Super heated Steam Throttle Lag

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daves1459
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Joined: Mon Jun 07, 2010 7:58 pm

Super heated Steam Throttle Lag

Post by daves1459 » Wed May 08, 2019 8:27 pm

I'm installing a hair pin type super heater in my current project. It is a 7 1/2" gauge NYC 999 with a 8" barrel diameter wagon top copper boiler with steam dome throttle and is propane fired. There are five elements of .500" O.D. X .410" I.D. 304 stainless tube about 30" long. I was discussing the project with some fellow live steamers the other day. Two said they knew of locomotives with similar sets ups where the owners removed the super heater assemblies due to poor throttle response or excessive lag. My first loco was a 7 1/2" 2-6-0 with out a super heater and with a smoke box throttle. Throttle response was immediate in all circumstances. My current ride a Disney 7 1/2" 4-4-0 and has a steam dome throttle. I have noticed a slight lag in throttle response at starting from still. But, immediate response once under way. I had credited the lag to the filling of the dry pipe and etc. before enough pressure on the pistons occurred to launch the locomotive. Again, once underway the lag seems to disappear. Can I expect similar behavior with a super heater just more extreme lag? Uncomfortable lag? Any one out there with experience with a similar super heater and throttle set up that can give me a heads up on what to expect? Any remedies? Or is the lag insignificant once I get used to it and/or learn to deal with it?

I've wanted a super heated locomotive for some time. The 999 project is probably the last loco that I'll build so thought I'd give the super heater a try.

Thanks, Dave

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Carrdo
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Re: Super heated Steam Throttle Lag

Post by Carrdo » Wed May 08, 2019 10:19 pm

It could be the location of the throttle in the steam dome as with a smokebox front end throttle, the length of the piping between the throttle and the cylinders is much shorter. Also with superheating, the throttle should be located after the superheater elements.

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NP317
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Re: Super heated Steam Throttle Lag

Post by NP317 » Wed May 08, 2019 11:18 pm

Carrdo wrote:
Wed May 08, 2019 10:19 pm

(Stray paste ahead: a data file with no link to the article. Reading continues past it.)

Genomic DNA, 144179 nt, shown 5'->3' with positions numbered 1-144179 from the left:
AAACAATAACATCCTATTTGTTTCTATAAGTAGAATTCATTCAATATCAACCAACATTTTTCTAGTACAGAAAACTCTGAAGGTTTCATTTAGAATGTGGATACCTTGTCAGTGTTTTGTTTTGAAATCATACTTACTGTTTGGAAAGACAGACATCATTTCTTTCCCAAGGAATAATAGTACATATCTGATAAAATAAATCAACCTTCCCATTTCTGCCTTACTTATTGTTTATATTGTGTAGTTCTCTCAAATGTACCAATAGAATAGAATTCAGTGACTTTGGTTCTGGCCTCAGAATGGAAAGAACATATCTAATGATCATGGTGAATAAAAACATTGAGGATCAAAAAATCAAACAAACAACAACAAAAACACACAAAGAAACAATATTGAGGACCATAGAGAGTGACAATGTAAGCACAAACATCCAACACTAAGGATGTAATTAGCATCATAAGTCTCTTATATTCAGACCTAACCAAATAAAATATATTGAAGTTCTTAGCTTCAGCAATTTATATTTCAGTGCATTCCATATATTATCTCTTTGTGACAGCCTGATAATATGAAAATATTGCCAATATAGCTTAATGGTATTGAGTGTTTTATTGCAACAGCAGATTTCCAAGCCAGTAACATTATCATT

It could be the location of the throttle in the steam dome as with a smokebox front end throttle, the length of the piping between the throttle and the cylinders is much shorter. Also with superheating, the throttle should be located after the superheater elements.
I have fired and engineered 5 full-sized logging steam locomotives, 4 with superheaters, by 3 different manufacturers.
They all had dry superheaters, i.e. after the throttle. And they all had damper systems in the smokebox that opened from throttle steam to an external cylinder opening the internal damper, then allowing combustion gases to pass over the superheater elements into the smokebox. This prevented the dry elements from burning out when not passing steam.
I modeled this damper control unit on mr Mikado. Pics below. It is a dummy unit.
~RN
SmokeboxDetails1small.jpg
SmokeboxDetails2.jpg

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Fred_V
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Re: Super heated Steam Throttle Lag

Post by Fred_V » Thu May 09, 2019 8:01 am

I have a radiant SH in my Hunslet with throttle before the SH and in the dome. It works great but I really get little, if any, superheat. It does dry the steam very well and eliminates the wet stack that is so common with Hunslet engines. I don't notice any lag but sometimes after sitting for a few minutes the SH gets hot and I do get a surge when opening the throttle.

Once I had some priming and that was interesting. The slug of foam would hit the SH and the engine would take off and accelerate after the throttle was shut off. The foam kept getting turned into usable steam.
Fred V
Pensacola, Fl.

RET
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Re: Super heated Steam Throttle Lag

Post by RET » Thu May 09, 2019 10:34 am

Hi Dave,